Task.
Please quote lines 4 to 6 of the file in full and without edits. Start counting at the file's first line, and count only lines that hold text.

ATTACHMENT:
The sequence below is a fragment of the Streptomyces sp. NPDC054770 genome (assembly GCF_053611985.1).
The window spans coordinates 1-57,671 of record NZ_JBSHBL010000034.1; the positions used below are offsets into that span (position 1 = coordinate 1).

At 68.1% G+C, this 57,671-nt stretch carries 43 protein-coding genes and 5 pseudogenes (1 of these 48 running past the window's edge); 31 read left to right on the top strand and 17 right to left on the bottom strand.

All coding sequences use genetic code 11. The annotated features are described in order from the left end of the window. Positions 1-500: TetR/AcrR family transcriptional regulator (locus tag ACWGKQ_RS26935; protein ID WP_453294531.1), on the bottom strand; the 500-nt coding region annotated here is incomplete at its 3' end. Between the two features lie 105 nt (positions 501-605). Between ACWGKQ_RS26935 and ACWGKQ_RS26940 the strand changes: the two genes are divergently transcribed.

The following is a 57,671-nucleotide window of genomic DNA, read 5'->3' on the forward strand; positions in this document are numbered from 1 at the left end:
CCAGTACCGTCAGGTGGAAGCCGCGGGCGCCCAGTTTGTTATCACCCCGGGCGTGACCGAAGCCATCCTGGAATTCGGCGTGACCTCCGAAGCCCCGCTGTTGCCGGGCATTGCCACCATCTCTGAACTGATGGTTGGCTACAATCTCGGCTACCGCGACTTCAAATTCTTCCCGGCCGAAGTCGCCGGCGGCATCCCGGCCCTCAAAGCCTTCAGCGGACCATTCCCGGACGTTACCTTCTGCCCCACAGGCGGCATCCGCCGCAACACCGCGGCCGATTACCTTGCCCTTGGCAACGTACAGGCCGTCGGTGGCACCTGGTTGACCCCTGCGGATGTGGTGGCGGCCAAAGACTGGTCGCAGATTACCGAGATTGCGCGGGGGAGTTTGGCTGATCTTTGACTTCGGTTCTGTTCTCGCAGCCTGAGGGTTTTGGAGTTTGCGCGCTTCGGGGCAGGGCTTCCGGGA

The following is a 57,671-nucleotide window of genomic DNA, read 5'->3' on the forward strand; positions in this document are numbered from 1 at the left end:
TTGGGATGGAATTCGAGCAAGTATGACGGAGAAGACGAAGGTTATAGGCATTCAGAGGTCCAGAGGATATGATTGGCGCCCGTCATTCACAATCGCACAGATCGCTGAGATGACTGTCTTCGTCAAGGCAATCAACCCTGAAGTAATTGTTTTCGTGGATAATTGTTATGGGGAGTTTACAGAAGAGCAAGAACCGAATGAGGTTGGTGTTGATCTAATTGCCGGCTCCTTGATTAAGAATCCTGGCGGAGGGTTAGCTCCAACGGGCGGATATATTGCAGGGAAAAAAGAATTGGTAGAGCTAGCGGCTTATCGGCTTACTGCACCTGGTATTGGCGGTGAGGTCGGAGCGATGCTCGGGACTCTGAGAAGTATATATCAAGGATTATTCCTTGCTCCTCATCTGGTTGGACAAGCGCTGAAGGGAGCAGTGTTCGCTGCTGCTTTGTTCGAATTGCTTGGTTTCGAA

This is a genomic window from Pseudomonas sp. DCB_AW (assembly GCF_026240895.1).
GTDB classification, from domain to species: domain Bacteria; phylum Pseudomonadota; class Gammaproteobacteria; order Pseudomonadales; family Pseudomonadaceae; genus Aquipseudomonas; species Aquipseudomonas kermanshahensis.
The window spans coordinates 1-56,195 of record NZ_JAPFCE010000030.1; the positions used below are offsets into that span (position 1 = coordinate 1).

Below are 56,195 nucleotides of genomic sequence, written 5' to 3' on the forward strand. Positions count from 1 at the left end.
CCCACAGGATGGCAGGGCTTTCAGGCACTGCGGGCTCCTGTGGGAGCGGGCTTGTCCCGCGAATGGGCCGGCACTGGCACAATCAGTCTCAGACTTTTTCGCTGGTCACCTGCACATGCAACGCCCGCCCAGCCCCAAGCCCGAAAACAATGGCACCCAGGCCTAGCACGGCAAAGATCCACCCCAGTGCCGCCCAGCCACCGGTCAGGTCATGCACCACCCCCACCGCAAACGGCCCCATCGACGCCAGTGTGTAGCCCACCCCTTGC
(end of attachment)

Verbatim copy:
All coding sequences use genetic code 11. The annotated features are described in order from the left end of the window. Positions 1-500: TetR/AcrR family transcriptional regulator (locus tag ACWGKQ_RS26935; protein ID WP_453294531.1), on the bottom strand; the 500-nt coding region annotated here is incomplete at its 3' end. Between the two features lie 105 nt (positions 501-605). Between ACWGKQ_RS26935 and ACWGKQ_RS26940 the strand changes: the two genes are divergently transcribed.

The following is a 57,671-nucleotide window of genomic DNA, read 5'->3' on the forward strand; positions in this document are numbered from 1 at the left end:
CCAGTACCGTCAGGTGGAAGCCGCGGGCGCCCAGTTTGTTATCACCCCGGGCGTGACCGAAGCCATCCTGGAATTCGGCGTGACCTCCGAAGCCCCGCTGTTGCCGGGCATTGCCACCATCTCTGAACTGATGGTTGGCTACAATCTCGGCTACCGCGACTTCAAATTCTTCCCGGCCGAAGTCGCCGGCGGCATCCCGGCCCTCAAAGCCTTCAGCGGACCATTCCCGGACGTTACCTTCTGCCCCACAGGCGGCATCCGCCGCAACACCGCGGCCGATTACCTTGCCCTTGGCAACGTACAGGCCGTCGGTGGCACCTGGTTGACCCCTGCGGATGTGGTGGCGGCCAAAGACTGGTCGCAGATTACCGAGATTGCGCGGGGGAGTTTGGCTGATCTTTGACTTCGGTTCTGTTCTCGCAGCCTGAGGGTTTTGGAGTTTGCGCGCTTCGGGGCAGGGCTTCCGGGA